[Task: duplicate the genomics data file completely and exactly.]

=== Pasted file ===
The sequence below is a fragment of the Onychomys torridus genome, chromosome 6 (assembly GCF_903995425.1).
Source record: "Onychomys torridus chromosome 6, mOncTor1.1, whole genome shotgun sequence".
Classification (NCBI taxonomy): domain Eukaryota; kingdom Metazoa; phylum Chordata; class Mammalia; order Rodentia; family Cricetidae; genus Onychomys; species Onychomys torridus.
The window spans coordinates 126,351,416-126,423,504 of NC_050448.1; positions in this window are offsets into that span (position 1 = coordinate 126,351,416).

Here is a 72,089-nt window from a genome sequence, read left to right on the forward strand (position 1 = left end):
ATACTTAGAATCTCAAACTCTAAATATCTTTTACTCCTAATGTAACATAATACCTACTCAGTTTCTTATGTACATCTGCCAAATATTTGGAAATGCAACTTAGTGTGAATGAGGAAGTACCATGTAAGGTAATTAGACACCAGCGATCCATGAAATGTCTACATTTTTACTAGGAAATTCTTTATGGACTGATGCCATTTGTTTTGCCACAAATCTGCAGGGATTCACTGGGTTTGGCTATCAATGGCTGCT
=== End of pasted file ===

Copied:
The sequence below is a fragment of the Onychomys torridus genome, chromosome 6 (assembly GCF_903995425.1).
Source record: "Onychomys torridus chromosome 6, mOncTor1.1, whole genome shotgun sequence".
Classification (NCBI taxonomy): domain Eukaryota; kingdom Metazoa; phylum Chordata; class Mammalia; order Rodentia; family Cricetidae; genus Onychomys; species Onychomys torridus.
The window spans coordinates 126,351,416-126,423,504 of NC_050448.1; positions in this window are offsets into that span (position 1 = coordinate 126,351,416).

Here is a 72,089-nt window from a genome sequence, read left to right on the forward strand (position 1 = left end):
ATACTTAGAATCTCAAACTCTAAATATCTTTTACTCCTAATGTAACATAATACCTACTCAGTTTCTTATGTACATCTGCCAAATATTTGGAAATGCAACTTAGTGTGAATGAGGAAGTACCATGTAAGGTAATTAGACACCAGCGATCCATGAAATGTCTACATTTTTACTAGGAAATTCTTTATGGACTGATGCCATTTGTTTTGCCACAAATCTGCAGGGATTCACTGGGTTTGGCTATCAATGGCTGCT